1. Your primary asset is your intellectual property. Protect it before you do anything else.
Talk to an intellectual property attorney, a specialist who’ll be able to tell you what you have and how best to protect it (e.g., with patent, copyright, or trade secret law).
If you can’t afford an intellectual property attorney, look for firms that give seminars at university incubators, or those with startup-oriented practices. Find a law school with an intellectual property clinic.
Learn about and understand the various types of IP you have. Have an attorney search the patent office and trademark office records to determine whether you have the right to use your IP, and most importantly, protect it before you start engaging with third-parties. File your patent, trademark, and copyright applications; and establish an internal trade secret/confidential information protection program.
...the first things a potential investor wants to know is what IP you have and how is it protected.
Don’t make the mistake of failing to protect your IP because “the company” doesn’t have the money. Put your own money into it if you have to. But get those applications filed. You’ll regret it if you don’t, because the first things a potential investor wants to know is what IP you have and how is it protected.
2. Decide who owns the IP.
Presumably one or more of the members/shareholders developed the IP. The IP is originally owned by the inventor(s)/creator(s). If the company is going to own it, the inventor(s)/creator(s) need(s) to assign it to the company. If the inventor(s)/creator(s) will continue to own it, they need to grant a license (preferably exclusive) to the company. Your IP attorney can help you with this. Just remember, you’ll have a better chance of attracting investors if ownership is clearly addressed.
3. Make sure you have a good non-disclosure/confidentiality agreement in place...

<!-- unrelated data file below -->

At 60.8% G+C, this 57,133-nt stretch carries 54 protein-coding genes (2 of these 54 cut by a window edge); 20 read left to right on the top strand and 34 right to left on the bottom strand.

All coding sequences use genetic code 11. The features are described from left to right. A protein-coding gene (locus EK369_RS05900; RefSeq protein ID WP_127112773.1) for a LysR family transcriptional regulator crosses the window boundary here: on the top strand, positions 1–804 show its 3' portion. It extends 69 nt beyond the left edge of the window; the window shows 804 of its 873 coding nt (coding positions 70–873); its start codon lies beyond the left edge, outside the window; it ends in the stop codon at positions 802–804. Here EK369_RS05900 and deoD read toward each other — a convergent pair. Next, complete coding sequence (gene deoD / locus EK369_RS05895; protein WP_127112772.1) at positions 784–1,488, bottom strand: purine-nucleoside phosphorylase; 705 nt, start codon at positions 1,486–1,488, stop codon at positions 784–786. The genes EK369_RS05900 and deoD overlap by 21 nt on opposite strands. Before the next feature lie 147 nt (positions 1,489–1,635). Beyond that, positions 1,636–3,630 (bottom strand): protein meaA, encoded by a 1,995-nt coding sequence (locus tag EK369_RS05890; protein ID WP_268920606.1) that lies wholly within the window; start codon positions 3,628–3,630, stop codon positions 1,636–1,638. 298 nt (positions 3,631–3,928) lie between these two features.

...before you discuss your products with anyone outside your company, including prototype manufacturers, designers, independent contractor programmers, potential customers, interested investors, etc. Without one, you may unwittingly give away your intellectual property and confidential information. And there may be nothing you can do about it. See No. 1.
GET IN WRITING. GET IN WRITING. GET IT IN WRITING...
4. Make sure you own what you think you own.
Maintain your chain of title and ownership. If you hire independent contractors, get a written assignment. “Work for hire” is a term of art that does not equate to an assignment, and generally has no application to the tech industry (no pun intended). Whatever you do, GET IT IN WRITING. In fact, make that your mantra: GET IT IN WRITING. Make sure your employees sign intellectual property assignment agreements, or have such provisions in written employment agreements.
5. Don’t give away your IP.
Make sure you have good license agreements in place if you’re going to allow others to use your IP. Make sure you understand what the agreement says, and what you’re actually allowing the other guy to do. Make sure you retain control over the IP. GET IT IN WRITING.
6. Don’t forget about international IP protection.
If you’re going to be manufacturing overseas, or if your customers or licensees are located internationally, think about protecting your IP in those countries as well. Intellectual property protection is territorially limited and you’ll need to protect yourself on a country-by-country basis. There are exceptions to the rule, so again, be sure to retain a good IP lawyer who can help you with all of the nuances of foreign protection.
7. Have an exit strategy.
Plan upfront for the disposition of the IP in the event the company doesn’t work out. Will one person own it? Will more than one share ownership? With intellectual property ownership comes obligations and responsibilities, so again, see Rule No. 1.
Jill Sarnoff Riola specializes in U.S. and international intellectual property litigation and transactions, and is Board Certified in Intellectual Property Law by The Florida Bar. She is the intellectual property and technology practice group leader at Carlton Fields Jorden Burt.]
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